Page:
Pieter Hintjens was a writer, programmer and thinker who has spent decades building large software systems and on-line communities, which he describes as "Living Systems". He was an expert in distributed computing, having written over 30 protocols and distributed software systems. He designed AMQP in 2004, and founded the ZeroMQ free software project in 2007. He was the author of the O'Reilly ZeroMQ book, "Culture and Empire", "The Psychopath Code", "Social Architecture", and "Confessions of a Necromancer". He was the president of the Foundation for a Free Information Infrastructure (FFII), and fought the software patent directive and the standardisation of the Microsoft OOXML Office format. He also organized the Internet of Things (IOT) Devroom here at FOSDEM for the last 3 years. In April 2016 he was diagnosed with terminal metastasis of a previous cancer.

  • foss-gbg on Wednesday

    The topics are Yocto Linux on FPGA-based hardware, risk and license management in open source projects and a product release by the local start-up Zifra (an encryptable SD-card).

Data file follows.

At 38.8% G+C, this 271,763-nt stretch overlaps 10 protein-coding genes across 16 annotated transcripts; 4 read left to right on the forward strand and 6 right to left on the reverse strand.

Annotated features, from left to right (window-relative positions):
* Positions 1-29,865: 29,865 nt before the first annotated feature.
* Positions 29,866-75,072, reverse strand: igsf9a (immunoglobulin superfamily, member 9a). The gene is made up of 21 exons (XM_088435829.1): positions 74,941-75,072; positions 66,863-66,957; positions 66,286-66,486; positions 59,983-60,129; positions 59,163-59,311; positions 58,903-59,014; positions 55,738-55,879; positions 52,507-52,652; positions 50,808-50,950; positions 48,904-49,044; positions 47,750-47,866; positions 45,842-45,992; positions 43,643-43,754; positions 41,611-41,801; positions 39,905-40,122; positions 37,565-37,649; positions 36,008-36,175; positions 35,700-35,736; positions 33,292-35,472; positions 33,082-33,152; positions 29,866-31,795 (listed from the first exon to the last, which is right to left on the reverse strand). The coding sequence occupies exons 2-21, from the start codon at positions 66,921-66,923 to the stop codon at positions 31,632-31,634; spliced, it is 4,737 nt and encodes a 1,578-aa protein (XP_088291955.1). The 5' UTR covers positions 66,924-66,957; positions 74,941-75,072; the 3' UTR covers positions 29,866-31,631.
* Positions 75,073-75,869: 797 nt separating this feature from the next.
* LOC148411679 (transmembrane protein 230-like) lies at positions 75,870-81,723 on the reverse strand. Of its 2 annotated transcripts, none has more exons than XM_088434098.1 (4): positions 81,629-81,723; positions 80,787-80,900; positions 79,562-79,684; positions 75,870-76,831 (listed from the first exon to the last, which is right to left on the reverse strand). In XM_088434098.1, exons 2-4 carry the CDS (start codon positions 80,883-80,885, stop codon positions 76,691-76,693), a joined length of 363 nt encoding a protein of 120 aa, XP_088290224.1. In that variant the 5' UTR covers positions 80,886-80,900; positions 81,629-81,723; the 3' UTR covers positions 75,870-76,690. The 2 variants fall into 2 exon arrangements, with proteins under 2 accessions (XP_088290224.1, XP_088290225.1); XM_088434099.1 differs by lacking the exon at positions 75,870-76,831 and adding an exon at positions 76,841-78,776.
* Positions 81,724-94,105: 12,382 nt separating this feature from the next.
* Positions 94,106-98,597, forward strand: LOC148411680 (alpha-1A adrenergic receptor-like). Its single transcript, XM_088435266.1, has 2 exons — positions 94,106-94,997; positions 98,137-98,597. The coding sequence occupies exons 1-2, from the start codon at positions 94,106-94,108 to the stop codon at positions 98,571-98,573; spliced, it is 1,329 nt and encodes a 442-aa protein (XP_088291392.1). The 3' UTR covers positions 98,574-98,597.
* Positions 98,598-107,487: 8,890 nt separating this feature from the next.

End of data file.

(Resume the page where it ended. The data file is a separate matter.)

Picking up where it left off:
More information and free tickets are available at the foss-gbg site.

Leftovers: OSS

Filed under
OSS
  • When Open Source Meets the Enterprise

    Open source solutions have long been an option for the enterprise, but lately it seems they are becoming more of a necessity for advanced data operations than merely a luxury for IT techs who like to play with code.

    While it’s true that open platforms tend to provide a broader feature set compared to their proprietary brethren, due to their larger and more diverse development communities, this often comes at the cost of increased operational complexity. At a time when most enterprises are looking to shed their responsibilities for infrastructure and architecture to focus instead on core money-making services, open source requires a fairly high level of in-house technical skill.

    But as data environments become more distributed and reliant upon increasingly complex compilations of third-party systems, open source can provide at least a base layer of commonality for resources that support a given distribution.